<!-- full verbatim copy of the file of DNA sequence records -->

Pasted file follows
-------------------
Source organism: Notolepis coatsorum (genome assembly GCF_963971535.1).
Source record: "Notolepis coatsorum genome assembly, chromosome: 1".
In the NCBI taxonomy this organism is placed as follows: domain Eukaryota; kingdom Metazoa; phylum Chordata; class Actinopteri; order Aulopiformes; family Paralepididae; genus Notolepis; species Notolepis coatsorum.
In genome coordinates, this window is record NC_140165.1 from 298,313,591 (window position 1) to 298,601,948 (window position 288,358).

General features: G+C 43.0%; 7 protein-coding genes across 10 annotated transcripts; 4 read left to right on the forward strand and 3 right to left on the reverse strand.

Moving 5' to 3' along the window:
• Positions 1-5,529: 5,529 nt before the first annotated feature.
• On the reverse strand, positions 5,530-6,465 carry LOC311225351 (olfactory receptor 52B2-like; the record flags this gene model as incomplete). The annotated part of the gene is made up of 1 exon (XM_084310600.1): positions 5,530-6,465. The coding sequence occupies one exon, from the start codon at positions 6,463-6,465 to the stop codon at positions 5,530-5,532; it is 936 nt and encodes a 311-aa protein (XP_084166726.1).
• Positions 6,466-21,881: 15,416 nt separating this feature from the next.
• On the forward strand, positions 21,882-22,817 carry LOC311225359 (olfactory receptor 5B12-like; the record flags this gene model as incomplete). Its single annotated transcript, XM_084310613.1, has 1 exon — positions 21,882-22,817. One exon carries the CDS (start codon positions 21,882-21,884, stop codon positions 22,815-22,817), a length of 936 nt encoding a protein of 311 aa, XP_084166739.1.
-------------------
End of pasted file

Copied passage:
Source organism: Notolepis coatsorum (genome assembly GCF_963971535.1).
Source record: "Notolepis coatsorum genome assembly, chromosome: 1".
In the NCBI taxonomy this organism is placed as follows: domain Eukaryota; kingdom Metazoa; phylum Chordata; class Actinopteri; order Aulopiformes; family Paralepididae; genus Notolepis; species Notolepis coatsorum.
In genome coordinates, this window is record NC_140165.1 from 298,313,591 (window position 1) to 298,601,948 (window position 288,358).

General features: G+C 43.0%; 7 protein-coding genes across 10 annotated transcripts; 4 read left to right on the forward strand and 3 right to left on the reverse strand.

Moving 5' to 3' along the window:
• Positions 1-5,529: 5,529 nt before the first annotated feature.
• On the reverse strand, positions 5,530-6,465 carry LOC311225351 (olfactory receptor 52B2-like; the record flags this gene model as incomplete). The annotated part of the gene is made up of 1 exon (XM_084310600.1): positions 5,530-6,465. The coding sequence occupies one exon, from the start codon at positions 6,463-6,465 to the stop codon at positions 5,530-5,532; it is 936 nt and encodes a 311-aa protein (XP_084166726.1).
• Positions 6,466-21,881: 15,416 nt separating this feature from the next.
• On the forward strand, positions 21,882-22,817 carry LOC311225359 (olfactory receptor 5B12-like; the record flags this gene model as incomplete). Its single annotated transcript, XM_084310613.1, has 1 exon — positions 21,882-22,817. One exon carries the CDS (start codon positions 21,882-21,884, stop codon positions 22,815-22,817), a length of 936 nt encoding a protein of 311 aa, XP_084166739.1.